Early in the season (December to early January), it's often quite rocky off-piste, as it can take several metres of snow to build a sufficient base. Because the top of this ski area is on glacial terrain, the glacier has many open crevasses which take a while to become covered by the falling snow. By mid to late January conditions are normally pretty good though. Please note that a fire burnt down the mid-station and consequently the top lift in September 2018. The new lift is being rebuilt and is expected to reopen in 2024, so save some of these itineraries until then.
As well as the really obvious stuff between the pistes, the lifts in the Grands Montets area give access to endless exceptional steep and deep off-piste powder and glacial terrain, but because it is so easy to get to from the lifts it can tend to get tracked out very quickly on a powder day. When venturing off-piste always take the proper equipment with you (for the benefit of others as well as yourself) and, unless you specifically know where you are going, you should seriously consider opting for the services of a mountain guide (who, when you go with a group, will cost you less than a night out – small price to pay for the advantage of an expert) or a ski school.
Here are a few of our favourite off-piste routes in Les Grand Montets:
Route 1: Combe de la Pendant
The Combe de la Pendant is a huge bowl above the village of Le Lavancher. The top area of the bowl only has one pisted black run – the rest of the area is a freerider’s paradise. The pitch is steep without being scarily so and you can usually be guaranteed to find great snow here after a fresh snowfall. The only drawback is that everybody seems to know this so you find that by mid-morning it's already fairly well tracked out. The lower section of the bowl has some good pitches through small bushes and trees but don’t forget to traverse skier’s right back to the Retour Pendant chairlift or you’ll find yourself heading through the woods all the way down to Le Lavancher.
Route 2: From the Bochard lift
From the top of the Bochard traversing skier’s right onto the lower edge of the glacier enables you to either head straight down and rejoin the Bochard piste or to get into the Herse triangle by climbing up a small moraine into the bowl below. The small climb and traverse are usually enough to keep the snow relatively untracked for a little while here. The options are endless from Bochard: one of our favourites is following the ridge between the main bowl and the Combe de la Pendant. There are usually plenty of drifts and little cornices to have fun in before you reach the little U-shaped gully we call the cigar. There’s nearly always a cornice on its right side, almost like a natural halfpipe, which is fun for slashing or dropping off.
Route 3: From the Herse chairlift
The Herse chairlift has some great off-piste below it too. Head left or right – it’s all open. If you traverse far right it gets a little rockier but pick your way through and you’ll find yourself above a large bowl called the Combe des Amethystes. There’s a GAZEX avalanche tube above the bowl so you know that it should have been blasted and will be safe. As you enter the bowl there’s normally a large cornice above it with a steep landing, great fun for dropping if the slope below isn’t too mogulled. From the bottom of the bowl head left to get back to Lognan on the cat track or carry on down left of the Hotel Refuge to rejoin the Pierre a Ric piste that leads back to Argentiere.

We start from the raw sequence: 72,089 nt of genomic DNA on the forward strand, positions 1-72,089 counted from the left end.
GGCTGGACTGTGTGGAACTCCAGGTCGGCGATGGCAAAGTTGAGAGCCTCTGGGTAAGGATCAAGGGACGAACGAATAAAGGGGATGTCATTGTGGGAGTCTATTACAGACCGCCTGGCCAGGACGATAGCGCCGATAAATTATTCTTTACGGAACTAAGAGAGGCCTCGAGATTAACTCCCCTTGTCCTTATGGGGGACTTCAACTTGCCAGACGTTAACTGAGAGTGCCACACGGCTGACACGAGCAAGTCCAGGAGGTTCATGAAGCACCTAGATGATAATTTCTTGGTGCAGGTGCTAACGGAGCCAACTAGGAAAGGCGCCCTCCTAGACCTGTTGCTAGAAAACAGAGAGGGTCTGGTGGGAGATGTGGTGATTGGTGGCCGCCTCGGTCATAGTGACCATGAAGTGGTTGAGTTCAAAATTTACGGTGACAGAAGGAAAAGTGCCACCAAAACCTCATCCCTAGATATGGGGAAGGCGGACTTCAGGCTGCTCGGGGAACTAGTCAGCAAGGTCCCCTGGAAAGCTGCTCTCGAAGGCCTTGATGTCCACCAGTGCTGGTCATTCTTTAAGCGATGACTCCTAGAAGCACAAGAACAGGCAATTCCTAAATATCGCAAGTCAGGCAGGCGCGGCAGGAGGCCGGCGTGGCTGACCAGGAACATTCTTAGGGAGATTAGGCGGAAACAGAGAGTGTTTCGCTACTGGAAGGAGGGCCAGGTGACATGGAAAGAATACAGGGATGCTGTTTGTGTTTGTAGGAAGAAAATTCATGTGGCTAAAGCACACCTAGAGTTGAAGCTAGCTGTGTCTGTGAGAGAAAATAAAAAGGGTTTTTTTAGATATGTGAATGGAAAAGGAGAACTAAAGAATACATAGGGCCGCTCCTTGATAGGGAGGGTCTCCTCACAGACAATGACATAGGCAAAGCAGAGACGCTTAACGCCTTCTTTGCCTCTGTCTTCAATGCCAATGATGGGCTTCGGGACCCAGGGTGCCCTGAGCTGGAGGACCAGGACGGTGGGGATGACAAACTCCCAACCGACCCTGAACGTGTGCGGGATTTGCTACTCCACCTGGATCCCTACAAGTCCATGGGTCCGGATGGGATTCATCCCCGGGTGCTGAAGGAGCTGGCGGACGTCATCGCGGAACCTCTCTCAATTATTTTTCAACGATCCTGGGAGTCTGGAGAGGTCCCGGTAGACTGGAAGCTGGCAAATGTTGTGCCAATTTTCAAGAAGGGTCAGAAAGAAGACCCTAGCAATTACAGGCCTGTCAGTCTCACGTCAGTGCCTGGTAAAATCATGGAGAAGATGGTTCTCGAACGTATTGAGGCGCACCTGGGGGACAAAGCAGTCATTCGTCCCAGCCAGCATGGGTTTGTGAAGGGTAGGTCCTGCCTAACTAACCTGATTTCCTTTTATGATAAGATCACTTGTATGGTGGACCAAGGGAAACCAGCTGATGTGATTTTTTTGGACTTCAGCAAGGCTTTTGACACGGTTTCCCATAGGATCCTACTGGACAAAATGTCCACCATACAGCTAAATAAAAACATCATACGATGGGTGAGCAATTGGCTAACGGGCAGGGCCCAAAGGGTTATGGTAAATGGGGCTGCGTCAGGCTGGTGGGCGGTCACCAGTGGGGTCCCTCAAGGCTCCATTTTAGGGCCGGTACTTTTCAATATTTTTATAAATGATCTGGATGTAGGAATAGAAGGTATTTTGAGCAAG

Route 4: Blanchots and Pylones
If you don’t like the idea of going completely off piste, Grands Montets has several runs that are unbashed but still marked and patrolled. Two of which start at the top of the Herse chair: they are Blanchots and Pylones. While in fresh snow they can be great, it doesn’t take long before they turn into mogul runs, so beware of them if you don’t like bumps and it’s been a few days since the last snowfall.
Route 5: Top of Grand Montets cable car (2024 onwards)
From the top cable car at Grands Montets the marked runs are the same – unbashed but patrolled so they can become mogulled within a few days after a snowfall. From the top of the Grands Montets all of the runs are on glacier. While the marked runs are patrolled, if you head off-piste you should be wearing a transceiver, a harness and be equipped and trained to performing crevasse rescue.
Route 5a: Face of the Grand Montets (2024 onwards)
A definite favourite. From the top of the Grand Montets cable car, walk down the steps from the top station and take a right turn (instead of the usual left), cutting below the cable car. The pitch here is steep but with good snow it’s fantastic. If it looks icy, it’s best avoided as you don’t want to slide here since there are sometimes open crevasses below. If you cut skier’s right you can normally find some fresh powder before opening the throttle for a flat-out descent all the way to the top of the Herse chair. There’s a whole plethora of routes from the top of Grands Montets, and the best thing to do if you’re not familiar with skiing or riding on glaciers is to hire a guide or go with someone that knows the area well so you can enjoy the high mountains in relative safety.
Route 5b: Point du Vue
The Point de Vue route is one to try. It’s marked all the way and leads to the edge of the Argentiere glacier with its stunning seracs and crevasses, which are always worth a few photos.
Route 6: Magic Forest
It’s not all high-mountain glaciers and powder fields at Grands Montets, there are also some great tree runs for when the weather turns bad. The Magic Forest often lives up to its name with its bouncy pillow lines and tranquil glades. Situated in the triangle between the Tabé and Retour Pendant chairs. The lower edge is marked by a footpath that leads to the bottom of each of these chairs. Depending on how far left or right you go, you have a good walk to whichever chair you think is closest (it’s never more than a ten-minute walk either way). The good thing about the walk is that it deters most people, so you can normally find untracked powder here for days after the last snowfall. When it’s snowing thick and fast these lower chairs often keep running and the trees help with visibility when it’s a whiteout, which is a winning combination that’ll keep you doing lap after lap of waist-deep powder while everyone else has stayed indoors. Make sure you don’t go past the footpath. If you do, you’ll be heading into the nature reserve below and taking a couloir to the bottom of the valley. These can be fun, but are avalanche prone and not for the faint-hearted!